5. Leverage Your Advisers Early

Deciding whether to hire an investment banker as part of the active solicitation process is complicated. Some bankers with specific domain knowledge and experience can greatly enhance a deal. But many investment bankers only work on large transactions — $10M plus of EBITDA or $50 million in deal value are common thresholds—so this isn't always an option. Further, finding the right banker, the one with industry chops and connections in a particular space, takes time and usually requires an adviser with a deep network.

Lawyers with tech M&A experience can help determine if a banker is necessary and narrow the field of those who should be contacted—so having the right legal counsel on board early is particularly helpful in this realm. Experienced legal firms will also be able to brainstorm with founders and executives on appropriate ways to approach the market, whether to take a more organic approach or whether to formalize the process with a banker.

If the consensus is that a banker would greatly enhance the chances for success, your law firm can help you prepare and make your company more attractive to the right bankers, who prefer to take on projects that are already well buttoned-up and organized.

A banker can also make sense for smaller tech companies with lean executive teams, as the bankers will typically assume much of the work of finding a buyer and honing all the financial modeling, a substantial task that must be completed by a pro. Financial models, often carried out on multi-level spreadsheets with macros and adjustable inputs, will be the first thing on which any corporate development officer will spend a great deal of time.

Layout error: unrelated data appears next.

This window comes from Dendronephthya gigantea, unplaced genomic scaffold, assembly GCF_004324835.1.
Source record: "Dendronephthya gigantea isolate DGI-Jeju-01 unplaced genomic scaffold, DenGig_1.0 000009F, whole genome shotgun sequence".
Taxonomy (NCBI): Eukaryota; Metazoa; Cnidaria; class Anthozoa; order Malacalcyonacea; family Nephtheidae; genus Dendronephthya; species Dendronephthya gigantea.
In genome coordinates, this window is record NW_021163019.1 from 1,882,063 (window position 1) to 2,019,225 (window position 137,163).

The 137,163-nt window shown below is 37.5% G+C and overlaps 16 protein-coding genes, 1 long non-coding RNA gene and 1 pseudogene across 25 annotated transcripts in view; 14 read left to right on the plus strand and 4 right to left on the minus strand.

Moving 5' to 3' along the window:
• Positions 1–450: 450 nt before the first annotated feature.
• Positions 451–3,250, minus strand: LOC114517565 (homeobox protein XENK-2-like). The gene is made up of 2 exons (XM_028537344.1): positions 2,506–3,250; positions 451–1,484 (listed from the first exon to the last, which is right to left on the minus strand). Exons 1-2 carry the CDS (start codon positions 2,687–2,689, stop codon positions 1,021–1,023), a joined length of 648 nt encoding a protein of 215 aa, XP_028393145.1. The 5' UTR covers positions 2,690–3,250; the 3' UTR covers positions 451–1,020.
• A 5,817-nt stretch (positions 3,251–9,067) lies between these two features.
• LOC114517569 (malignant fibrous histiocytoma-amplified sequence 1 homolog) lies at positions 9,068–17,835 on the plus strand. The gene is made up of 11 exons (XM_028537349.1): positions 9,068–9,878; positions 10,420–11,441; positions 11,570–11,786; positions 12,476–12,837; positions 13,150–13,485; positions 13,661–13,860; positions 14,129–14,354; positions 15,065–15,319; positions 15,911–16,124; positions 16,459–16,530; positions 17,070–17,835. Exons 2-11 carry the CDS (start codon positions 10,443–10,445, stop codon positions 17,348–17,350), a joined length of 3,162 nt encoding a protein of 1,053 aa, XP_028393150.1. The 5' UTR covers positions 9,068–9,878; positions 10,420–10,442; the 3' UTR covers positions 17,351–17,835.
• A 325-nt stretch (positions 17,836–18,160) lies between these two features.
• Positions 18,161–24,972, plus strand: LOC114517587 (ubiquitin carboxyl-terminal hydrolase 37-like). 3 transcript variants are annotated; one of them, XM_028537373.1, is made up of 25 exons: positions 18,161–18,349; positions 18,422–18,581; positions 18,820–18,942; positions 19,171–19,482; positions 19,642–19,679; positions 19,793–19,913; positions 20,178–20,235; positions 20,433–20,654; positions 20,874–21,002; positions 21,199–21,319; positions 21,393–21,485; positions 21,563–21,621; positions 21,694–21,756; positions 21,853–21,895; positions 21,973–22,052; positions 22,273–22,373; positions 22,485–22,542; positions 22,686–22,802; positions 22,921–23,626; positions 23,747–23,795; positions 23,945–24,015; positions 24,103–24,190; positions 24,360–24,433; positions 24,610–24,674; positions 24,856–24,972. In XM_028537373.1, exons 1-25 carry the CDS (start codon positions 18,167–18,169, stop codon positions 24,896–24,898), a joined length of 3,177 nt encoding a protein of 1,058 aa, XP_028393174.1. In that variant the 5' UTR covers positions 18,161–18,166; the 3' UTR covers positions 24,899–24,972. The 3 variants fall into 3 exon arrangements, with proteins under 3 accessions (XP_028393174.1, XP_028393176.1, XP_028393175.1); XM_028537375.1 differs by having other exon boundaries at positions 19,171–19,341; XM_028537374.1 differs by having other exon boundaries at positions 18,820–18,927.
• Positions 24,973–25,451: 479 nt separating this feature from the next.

Experience in dealing with the dynamic influences of investors, acquirers, employees and founders is paramount. It's also critical that any keystone adviser, be it a lawyer, banker or board member, possess a keen understanding of typical deal structures and the "gotcha" clauses often inserted into agreement language by acquirers and equity investors.

Every exit process unfolds differently, so there is no standard template to follow. However, there are certain common traits that distinguish the most successful sellers. And while there's no guaranteeing success in a complicated transaction, understanding the steps described here will drastically boost your chances of getting to an exit that leaves everyone on the selling side satisfied.

The content of this article is intended to provide a general guide to the subject matter. Specialist advice should be sought about your specific circumstances.

To print this article, all you need is to be registered on Mondaq.com.

Click to Login as an existing user or Register so you can print this article.

Authors
 
In association with
Related Video
Up-coming Events Search
Tools
Print
Font Size: